Shortly after the first One Designs were built, international competitive pressure started to break down the one-design concept of American boats as owners modified their craft to keep pace with the Canadian and British models. While it was an excellent idea at the time, the one-design concept demonstrated another problem that is still with us today. This is the need of a development class to reduce the speed of change thus enabling professional builders to have reasonably sized production runs to allow them to recover their set-up costs. The result is that this sometimes tends to turn the class temporarily into a One-Design.
By 1963 the tendency was for more and more boats to be made of glass fibre and the two most popular Canadian builders were Kirby and Buller. Boats themselves were becoming simpler in layout; Proctor masts and centre mainsheets were commonly used; centreboards were becoming wider with blunt leading edges, and flat jibs and full mains were the order of the day. 1964-1970 marked the years if international discussions with the forming of a World Association to handle any disputed points. There was a good deal of argument from the Canadians on simplifying the rules to help glass fibre production of hulls, whereas the British were tending to resist change by being concerned with loopholes in any new regulations. Yet by 1975 and new, simplified set of rules was in place.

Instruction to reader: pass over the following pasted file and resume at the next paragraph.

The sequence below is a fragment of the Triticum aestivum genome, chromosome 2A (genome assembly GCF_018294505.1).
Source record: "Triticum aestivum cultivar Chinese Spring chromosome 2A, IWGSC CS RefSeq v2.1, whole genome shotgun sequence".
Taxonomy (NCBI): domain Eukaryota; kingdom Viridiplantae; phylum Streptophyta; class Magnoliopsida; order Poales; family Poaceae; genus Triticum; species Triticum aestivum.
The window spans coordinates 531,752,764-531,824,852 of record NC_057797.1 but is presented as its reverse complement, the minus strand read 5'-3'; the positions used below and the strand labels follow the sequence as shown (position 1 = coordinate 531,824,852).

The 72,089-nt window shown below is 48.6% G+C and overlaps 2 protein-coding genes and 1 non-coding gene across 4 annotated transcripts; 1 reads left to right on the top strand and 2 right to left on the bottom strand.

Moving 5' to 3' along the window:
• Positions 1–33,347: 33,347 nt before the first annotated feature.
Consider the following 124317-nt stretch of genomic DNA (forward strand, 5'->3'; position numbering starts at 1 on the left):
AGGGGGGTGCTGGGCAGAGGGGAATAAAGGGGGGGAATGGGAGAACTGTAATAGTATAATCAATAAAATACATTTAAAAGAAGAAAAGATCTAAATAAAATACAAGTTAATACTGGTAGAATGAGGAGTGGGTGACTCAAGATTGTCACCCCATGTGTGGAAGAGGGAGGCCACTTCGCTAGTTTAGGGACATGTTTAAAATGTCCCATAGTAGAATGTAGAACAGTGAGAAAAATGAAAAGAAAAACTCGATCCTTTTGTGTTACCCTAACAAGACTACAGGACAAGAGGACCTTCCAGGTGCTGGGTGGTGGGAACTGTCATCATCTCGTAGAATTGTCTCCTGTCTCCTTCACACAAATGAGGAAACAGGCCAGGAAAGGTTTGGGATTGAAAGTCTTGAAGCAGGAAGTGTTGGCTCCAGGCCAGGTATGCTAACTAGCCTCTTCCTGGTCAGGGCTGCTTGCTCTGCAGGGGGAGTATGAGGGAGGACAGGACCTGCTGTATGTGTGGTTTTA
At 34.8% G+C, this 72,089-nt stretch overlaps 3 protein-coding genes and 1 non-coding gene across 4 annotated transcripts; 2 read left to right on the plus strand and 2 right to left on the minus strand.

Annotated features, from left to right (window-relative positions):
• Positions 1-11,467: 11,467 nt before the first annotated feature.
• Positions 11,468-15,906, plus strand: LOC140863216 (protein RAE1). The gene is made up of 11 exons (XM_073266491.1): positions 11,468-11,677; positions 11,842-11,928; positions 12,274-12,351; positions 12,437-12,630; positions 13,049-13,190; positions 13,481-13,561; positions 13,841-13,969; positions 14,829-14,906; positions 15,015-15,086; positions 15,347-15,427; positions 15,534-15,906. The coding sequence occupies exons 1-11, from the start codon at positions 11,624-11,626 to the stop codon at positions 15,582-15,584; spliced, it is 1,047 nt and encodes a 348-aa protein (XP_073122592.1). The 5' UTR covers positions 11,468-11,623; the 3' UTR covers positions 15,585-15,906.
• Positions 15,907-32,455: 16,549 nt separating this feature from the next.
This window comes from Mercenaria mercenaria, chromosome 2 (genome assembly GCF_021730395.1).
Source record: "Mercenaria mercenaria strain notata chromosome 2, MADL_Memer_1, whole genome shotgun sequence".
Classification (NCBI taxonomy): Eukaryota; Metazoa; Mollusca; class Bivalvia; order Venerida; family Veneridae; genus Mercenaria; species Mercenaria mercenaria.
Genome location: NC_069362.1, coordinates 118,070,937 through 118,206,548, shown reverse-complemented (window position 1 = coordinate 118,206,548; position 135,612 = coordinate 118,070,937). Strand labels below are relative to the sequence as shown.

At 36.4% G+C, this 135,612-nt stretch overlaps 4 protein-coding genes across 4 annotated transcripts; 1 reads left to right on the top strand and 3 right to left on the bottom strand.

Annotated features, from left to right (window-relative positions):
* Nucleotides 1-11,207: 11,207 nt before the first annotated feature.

1980-1989 were the years of change. A twin trapeze was added in 1984 in response to the extra sail area that was allowed ten years previously. In 1982 the total weight was cut to 215 lbs and in 1983 it was further reduced to 200 lbs. Asymmetrical spinnakers and fully battened mainsails were approved in 1988 thus leading to the current design of the I 14. September 1989 marked the first time in Fourteen history that similar Australian dinghies raced on the same waters as the I 14s. The lessons learned in both hemispheres are sparking another round of moderately paced changes. In spite of intense competition from other dinghy classes, the I 14 continues to fill a need for those of an inventive frame of mind, and for those who ask for top flight competition, free from the high-powered dramatics of the Olympic circus and the strict controls of purely one-design classes. No other restricted class in the world has withstood so well the test of time and critisism as have the Fourteens. The soundness of their rules is proven: scope for re-design and improvement is ever present. This room for experiment makes possible the acquisition of knowledge which is useful to all who sail and build boats, whether for one-design or development.
More: I-14 on Wikipedia